Pro Vita and FdI against Michela Murgia's mural in Rome, the artist's response: “Let's not take lessons from those who name an airport after controversial people”

There is controversy in Rome over the gigantic fresco dedicated to Michela Murgia, a writer and feminist activist who died on August 10th from a serious form of kidney cancer. The work, by the artist Laika (the Italian Bansky) and thanks to the project “Remember me as you like” organized by Pietro Turano for Arcigay Roma, was authorized by the V Commune of the Capital, where it is being made, thanks also to the support of Einaudi, Mondadori and Rizzoli (the author's publishing houses). “Knowing that Michela Murgia is still making so much noise fills me with joy – said Laika -; This wall is intended to be a ray of light in this dark historical moment, where they are trying to erase the progress made in terms of rights, to prevent any possible progress.”

The controversies

The works, which will be inaugurated on July 11 at 7 pm, in Via di Torre Annunziata 1 in Rome, have sparked several political controversies. In recent days, Jacopo Coghe, spokesman for Pro Vita & Famiglia, attacked the Democratic administration which, together with the LGBTQIA+ community, “intends to promote the Arcigay initiative also by involving local schools in awareness-raising and in-depth activities on Michela Murgia, a far-left intellectual with a strong ideological orientation, especially on LGBTQIA+ and pro-abortion political issues. Arcigay and the Democratic Party, through the administration led by the president of Commune V Mauro Caliste, are abusing public goods and services to violently impose the ideological thinking of a resolutely divisive author on the entire community,” Coghe had said.

The councilor of Fratelli d'Italia Daniele Rinaldi also expressed his opinion on the realization of the project, raising doubts about compliance with the legislation on safety at work: “To allow the realization of the fresco, pedestrian access to the town hall was prohibited. and this creates major inconveniences because the alley is misused. I will send a note to the local police to report this situation. Elisabetta Piccolotti of Avs intervened in support of the project. “The hatred of the right towards Michela Murgia continues even after her death. The pro-lifers and the FdI invent everything to avoid seeing her smile on a mural in Rome”, writes the red-green parliamentarian in X. “Make peace with us – he concludes – Michela will remain for all of us a symbol of secularism and tolerance”.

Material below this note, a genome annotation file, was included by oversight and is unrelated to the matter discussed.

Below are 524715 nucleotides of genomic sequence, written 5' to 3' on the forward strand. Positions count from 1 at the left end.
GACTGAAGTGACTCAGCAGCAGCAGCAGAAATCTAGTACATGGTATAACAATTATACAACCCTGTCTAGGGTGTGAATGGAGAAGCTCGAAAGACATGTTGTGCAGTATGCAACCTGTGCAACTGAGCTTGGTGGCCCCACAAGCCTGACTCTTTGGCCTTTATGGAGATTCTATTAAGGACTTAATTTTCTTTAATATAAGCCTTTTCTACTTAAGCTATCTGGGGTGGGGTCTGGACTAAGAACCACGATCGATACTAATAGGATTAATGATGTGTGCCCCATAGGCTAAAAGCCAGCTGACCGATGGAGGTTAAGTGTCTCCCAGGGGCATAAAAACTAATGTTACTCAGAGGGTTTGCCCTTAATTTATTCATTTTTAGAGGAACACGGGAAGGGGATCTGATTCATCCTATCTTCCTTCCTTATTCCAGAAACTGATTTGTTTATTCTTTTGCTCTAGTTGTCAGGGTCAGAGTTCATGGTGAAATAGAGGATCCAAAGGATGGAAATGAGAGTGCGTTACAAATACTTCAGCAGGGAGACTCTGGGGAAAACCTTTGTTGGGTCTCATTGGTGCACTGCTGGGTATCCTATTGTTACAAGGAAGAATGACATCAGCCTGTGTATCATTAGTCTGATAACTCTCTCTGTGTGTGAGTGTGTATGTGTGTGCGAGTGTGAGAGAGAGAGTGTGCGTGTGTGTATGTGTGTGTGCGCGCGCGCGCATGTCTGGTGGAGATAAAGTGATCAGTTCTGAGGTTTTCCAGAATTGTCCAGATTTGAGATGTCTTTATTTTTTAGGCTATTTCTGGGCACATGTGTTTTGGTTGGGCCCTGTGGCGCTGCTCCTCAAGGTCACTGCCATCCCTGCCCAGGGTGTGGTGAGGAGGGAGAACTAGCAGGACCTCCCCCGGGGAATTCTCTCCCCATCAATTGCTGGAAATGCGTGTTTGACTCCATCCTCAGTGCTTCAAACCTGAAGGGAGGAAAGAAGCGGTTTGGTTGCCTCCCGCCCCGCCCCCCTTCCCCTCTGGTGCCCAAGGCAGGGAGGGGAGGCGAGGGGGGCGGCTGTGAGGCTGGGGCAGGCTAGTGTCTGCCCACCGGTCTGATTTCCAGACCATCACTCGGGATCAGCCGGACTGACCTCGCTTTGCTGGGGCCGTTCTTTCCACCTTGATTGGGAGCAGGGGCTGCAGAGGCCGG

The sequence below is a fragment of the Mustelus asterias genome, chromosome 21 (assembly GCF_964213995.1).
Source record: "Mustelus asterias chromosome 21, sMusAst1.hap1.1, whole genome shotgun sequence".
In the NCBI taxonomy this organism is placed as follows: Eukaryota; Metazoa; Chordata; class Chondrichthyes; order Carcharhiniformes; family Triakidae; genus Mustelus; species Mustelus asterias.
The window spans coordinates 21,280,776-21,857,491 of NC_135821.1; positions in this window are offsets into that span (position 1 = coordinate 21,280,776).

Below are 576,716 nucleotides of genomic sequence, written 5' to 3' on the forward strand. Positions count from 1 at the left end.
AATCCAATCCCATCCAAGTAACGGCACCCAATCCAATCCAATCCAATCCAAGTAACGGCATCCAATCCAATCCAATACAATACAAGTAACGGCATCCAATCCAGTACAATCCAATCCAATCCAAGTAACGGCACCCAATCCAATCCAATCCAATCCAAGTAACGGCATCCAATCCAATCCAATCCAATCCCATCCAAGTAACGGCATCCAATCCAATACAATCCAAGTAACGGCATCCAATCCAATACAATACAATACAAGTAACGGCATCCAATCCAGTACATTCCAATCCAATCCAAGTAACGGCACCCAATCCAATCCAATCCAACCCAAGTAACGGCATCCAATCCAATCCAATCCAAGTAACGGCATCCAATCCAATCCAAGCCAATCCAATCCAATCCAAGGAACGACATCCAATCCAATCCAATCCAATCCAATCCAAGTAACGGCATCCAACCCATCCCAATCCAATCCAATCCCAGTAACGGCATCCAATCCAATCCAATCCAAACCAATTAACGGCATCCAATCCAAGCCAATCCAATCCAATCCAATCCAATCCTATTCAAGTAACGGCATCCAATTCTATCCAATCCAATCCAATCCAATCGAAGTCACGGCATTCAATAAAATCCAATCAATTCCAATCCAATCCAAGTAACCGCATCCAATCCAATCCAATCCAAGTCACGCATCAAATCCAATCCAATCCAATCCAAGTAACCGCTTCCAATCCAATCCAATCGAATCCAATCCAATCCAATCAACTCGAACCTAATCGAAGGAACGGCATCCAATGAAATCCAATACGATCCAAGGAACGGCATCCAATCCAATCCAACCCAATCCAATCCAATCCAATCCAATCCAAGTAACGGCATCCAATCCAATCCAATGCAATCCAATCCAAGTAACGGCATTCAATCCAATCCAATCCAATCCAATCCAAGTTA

Arcigay and Laïka's response

But now it is the curators and the artist who are responding – with a note – to the criticism levelled at the gigantic mural. “I will not let myself be lectured by a political group that criticises a mural and at the same time works to name an airport after one of the most controversial figures in the history of our country,” Laika stresses, referring to the management of Malpensa airport (in Lombardy) to Silvio Berlusconi. And to Pro Vita e Famiglia, the Roman artist advises “to smile from time to time: we are in a democracy (for now) and no one will prevent you from not having an abortion, from getting married and starting a family according to your desires and beliefs. The same freedom must apply to everyone,” he concludes.

The project was born, in fact, from the common desire to pay tribute to the author and intellectual Michela Murgia who “in addition to having supported the activities of our association (Arcigay, ed) – Turano emphasizes – has carried out a fundamental elaboration on queers, parenthood and families, patriarchal and homotransphobic gender violence. This work “is not a holy card – he continues –, but a gift to the community and the city, to celebrate together a woman who has given us tools and new lenses to read our reality and orient ourselves. The response to the instrumental attacks of the right is to participate in the investiture.”

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